An Annus Horribilis – Economic Times


As science became highly politicized in 2020, it faced a crisis of credibility. Despite being on the frontline of fighting the novel coronavirus and developing vaccines in a record time, it finds its trustworthiness severely diminished.

Science is a cumulative body of knowledge acquired over time. It is the process of observing the world by watching, listening, and recording the information. The Encyclopedia Britannica defines science as a “system of knowledge that is concerned with the physical world and its phenomena and that entails unbiased observations and systematic experimentation.” Science is not dogmatic. It requires its general “truths” to be verified with the possibility of being falsified. The events of 2020, however, would show that ideological bias and dogma crept into the domain of science.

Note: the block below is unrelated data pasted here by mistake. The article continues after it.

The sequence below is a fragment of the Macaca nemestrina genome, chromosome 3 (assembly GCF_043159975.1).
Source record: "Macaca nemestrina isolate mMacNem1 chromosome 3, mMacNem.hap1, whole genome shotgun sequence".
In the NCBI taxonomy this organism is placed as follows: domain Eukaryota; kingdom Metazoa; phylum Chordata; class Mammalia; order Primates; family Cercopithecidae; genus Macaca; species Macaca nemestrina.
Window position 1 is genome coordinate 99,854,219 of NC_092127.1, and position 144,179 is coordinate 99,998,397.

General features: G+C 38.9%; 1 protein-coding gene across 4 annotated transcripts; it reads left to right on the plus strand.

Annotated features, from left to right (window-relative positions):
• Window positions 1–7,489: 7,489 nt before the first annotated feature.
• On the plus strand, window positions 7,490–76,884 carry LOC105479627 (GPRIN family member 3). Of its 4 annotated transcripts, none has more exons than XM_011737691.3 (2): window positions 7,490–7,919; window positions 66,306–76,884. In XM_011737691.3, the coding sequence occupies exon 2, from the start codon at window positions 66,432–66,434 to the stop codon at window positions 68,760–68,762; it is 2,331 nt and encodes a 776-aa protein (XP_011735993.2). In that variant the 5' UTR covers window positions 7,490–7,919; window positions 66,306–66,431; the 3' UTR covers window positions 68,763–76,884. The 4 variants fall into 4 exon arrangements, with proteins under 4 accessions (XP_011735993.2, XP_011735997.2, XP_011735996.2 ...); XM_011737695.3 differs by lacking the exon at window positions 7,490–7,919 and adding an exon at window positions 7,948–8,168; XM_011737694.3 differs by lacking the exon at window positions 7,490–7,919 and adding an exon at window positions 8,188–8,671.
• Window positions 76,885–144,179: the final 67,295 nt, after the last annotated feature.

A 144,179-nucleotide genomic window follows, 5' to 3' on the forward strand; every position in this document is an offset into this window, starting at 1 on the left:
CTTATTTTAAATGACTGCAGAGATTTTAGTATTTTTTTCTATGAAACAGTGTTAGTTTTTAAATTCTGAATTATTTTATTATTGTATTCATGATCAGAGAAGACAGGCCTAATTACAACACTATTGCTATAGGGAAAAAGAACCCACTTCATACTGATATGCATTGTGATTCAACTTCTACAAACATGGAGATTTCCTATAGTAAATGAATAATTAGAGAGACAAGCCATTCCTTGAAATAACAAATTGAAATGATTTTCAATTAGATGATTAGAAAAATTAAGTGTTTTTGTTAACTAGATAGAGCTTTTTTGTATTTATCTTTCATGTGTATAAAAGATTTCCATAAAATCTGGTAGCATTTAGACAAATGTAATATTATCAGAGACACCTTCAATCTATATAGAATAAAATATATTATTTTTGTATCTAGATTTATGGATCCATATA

As the coronavirus was wreaking havoc in the People’s Republic of China (China), credible news about its spread and effects on the human population was unknown. The nature of the authoritarian communist regime in China made it almost impossible for any meaningful information to filter out to the rest of the world. At the same time, the faulty analysis put out by the likes of Ramanan Laxminarayan, a senior research scholar at the Princeton University in the US, and Samir Bhatt of the Imperial College London predicted several million deaths due to Covid-19 in a matter of months in India and US alone.

The world looked towards the World Health Organization (WHO), the United Nations body responsible for international public health, both for credible information and guidance. However, from the earliest day of the deadly virus outbreak, the WHO has been “both indispensable and impotent” (the New York Times). Not only the WHO praised Beijing in dealing with Covid-19, writes the New York Times, it also “concealed concession to China and may have sacrificed the best chance to unravel the virus’s origin.”